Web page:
The Washington Post today had Ron Paul in the spotlight. After raising 5.1 million dollars, 70% from online donations, Ron Paul is making big-time waves in the GOP. This is particularly noteworthy as the Mainstream Media gave the Representative from Texas hardly any media “play”. This has truly been a grassroots success story that still has a long way to go before we find out what the ending will be.
Ron Paul seems to have struck a nerve in the vast blogosphere where he has gotten two thirds of his contributions from. His strict constitutionalist stand, after the savagery that the Bush Administration subjected the Constitution to, seems to have endeared him to Independents, Republicans and even Democrats that yearn for someone that can restore the basis of our representative republic. The civil liberties and the rights that the American people have allowed this administration to remove, law by law, are seen by many Americans as an attack on the Constitution that Bush has called a “quaint piece of paper”. Apparently most Americans want that piece of paper restored to its proper place… as the law of the land.
What makes Ron Paul’s campaign so important to America besides the platform that he is running on is that this campaign clearly shows the world the power of the internet. Paul, formerly dubbed a “tier three candidate” by the media, has risen to the status of a contender without the media glitz that surrounds the campaigns of Hillary Clinton and Rudy Guiliani, Fred Thompson and others. The spotlight has been, for the GOP anyway, on Guiliani and Thompson, while the Paul camp has steadily received contributions and support from the internet. This clearly shows that the Mainstream Media, while still an important force in American politics, is not the only venue that candidates can use effectively. This development should be used as a wake-up call to the MSM to do their jobs and not only cover their “favorites” lest they end up with egg on their face…again.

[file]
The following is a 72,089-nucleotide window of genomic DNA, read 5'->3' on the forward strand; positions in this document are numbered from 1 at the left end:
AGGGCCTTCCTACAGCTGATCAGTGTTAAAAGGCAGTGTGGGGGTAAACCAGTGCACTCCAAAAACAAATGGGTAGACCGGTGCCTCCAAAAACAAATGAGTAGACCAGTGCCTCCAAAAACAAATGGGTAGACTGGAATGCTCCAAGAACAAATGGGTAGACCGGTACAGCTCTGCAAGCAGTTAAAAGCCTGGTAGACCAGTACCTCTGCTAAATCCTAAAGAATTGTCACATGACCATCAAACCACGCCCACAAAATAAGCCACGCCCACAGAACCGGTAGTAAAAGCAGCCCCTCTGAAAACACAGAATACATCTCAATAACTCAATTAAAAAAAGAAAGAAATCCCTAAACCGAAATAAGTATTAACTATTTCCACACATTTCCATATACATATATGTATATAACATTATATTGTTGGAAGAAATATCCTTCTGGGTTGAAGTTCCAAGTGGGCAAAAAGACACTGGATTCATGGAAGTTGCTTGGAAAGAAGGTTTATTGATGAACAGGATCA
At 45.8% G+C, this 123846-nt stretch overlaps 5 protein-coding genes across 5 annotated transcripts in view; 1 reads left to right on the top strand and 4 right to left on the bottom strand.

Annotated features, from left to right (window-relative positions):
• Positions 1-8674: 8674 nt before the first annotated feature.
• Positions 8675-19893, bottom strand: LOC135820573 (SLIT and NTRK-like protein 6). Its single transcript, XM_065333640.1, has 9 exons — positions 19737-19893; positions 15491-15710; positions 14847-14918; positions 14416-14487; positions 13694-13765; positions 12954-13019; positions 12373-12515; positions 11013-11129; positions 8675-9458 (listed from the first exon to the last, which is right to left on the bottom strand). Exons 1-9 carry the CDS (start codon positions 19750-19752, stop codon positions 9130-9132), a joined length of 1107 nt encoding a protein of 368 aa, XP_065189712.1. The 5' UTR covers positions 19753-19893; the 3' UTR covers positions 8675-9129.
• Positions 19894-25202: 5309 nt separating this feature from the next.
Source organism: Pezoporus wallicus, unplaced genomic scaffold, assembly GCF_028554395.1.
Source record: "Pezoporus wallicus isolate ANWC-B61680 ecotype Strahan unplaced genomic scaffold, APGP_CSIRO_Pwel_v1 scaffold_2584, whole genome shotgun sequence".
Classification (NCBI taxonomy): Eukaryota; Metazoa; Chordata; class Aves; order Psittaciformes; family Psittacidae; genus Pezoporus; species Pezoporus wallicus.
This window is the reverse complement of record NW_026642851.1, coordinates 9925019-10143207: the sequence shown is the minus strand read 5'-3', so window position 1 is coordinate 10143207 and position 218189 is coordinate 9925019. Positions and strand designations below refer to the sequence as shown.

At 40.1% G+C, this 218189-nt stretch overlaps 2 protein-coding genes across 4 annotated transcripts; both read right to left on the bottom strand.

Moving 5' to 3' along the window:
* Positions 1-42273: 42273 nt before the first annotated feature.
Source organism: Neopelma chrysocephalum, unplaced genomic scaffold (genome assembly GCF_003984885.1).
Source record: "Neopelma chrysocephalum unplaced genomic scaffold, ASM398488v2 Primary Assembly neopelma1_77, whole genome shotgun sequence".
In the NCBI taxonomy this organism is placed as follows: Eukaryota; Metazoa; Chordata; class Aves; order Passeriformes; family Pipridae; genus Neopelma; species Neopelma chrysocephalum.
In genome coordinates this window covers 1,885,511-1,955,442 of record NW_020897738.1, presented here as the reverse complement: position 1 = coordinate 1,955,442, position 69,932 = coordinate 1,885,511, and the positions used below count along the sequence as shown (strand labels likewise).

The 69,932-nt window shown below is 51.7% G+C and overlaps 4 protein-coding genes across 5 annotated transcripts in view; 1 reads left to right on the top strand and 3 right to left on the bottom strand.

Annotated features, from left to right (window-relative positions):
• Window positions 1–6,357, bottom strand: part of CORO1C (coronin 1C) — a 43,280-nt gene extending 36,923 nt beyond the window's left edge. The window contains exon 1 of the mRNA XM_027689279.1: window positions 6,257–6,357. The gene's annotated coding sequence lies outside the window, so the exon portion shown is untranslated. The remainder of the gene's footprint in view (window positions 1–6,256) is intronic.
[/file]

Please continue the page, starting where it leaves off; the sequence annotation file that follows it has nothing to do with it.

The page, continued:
While Ron Paul’s stance on the war and the Constitution are certainly appealing after two terms with “The Unitary Executive”, many liberals won’t be pleased to learn that some of his views don’t really meld with many liberal/progressive views. He is pro-life, and being a strict constitutionalist, he is against many social programs such as universal health care and many educational programs run by the federal government. Paul believes in a smaller, less powerful federal government and is a proponent of states rights. In a perfect society this would work, but in a very broad sense, many individual states have at times neglected to provide for the social programs that many segments of their populations need. One of the best examples of this was the social programs of the 60’s when the federal government had to intervene to force the end of segregation.
This is not to say that Ron Paul’s views on the role of the federal government and relegating power back to the states on such things as education and health care wouldn’t or couldn’t work. The only way that they would work is if citizens of took an active role in making sure the individual states did fill the gap that would be left if federal programs were discontinued. The desire to trim the federal budget and limit the power that it now wields in desirable, as long as people understand that the state taxes will rise in proportion to the cuts the federal government makes. Of course the President can’t cut federal programs alone; it must be done with the consent of Congress. Still, a Paul victory would probably bring in a Republican majority in Congress. I bring this up only to illustrate what a Paul presidency might look like. I don’t in any way suggest that this in itself should influence anyone from supporting Rep. Paul in his bid for the Presidency; as far as I’m concerned he may be exactly what the country needs.
Unless Dennis Kucinich or Mike Gravel can garner the same kind of support that Paul has managed to gather, it looks as if the race could end up in Paul facing Clinton in ’08. If this were to be the case, unless something happens between now and then, Paul could very well get my vote.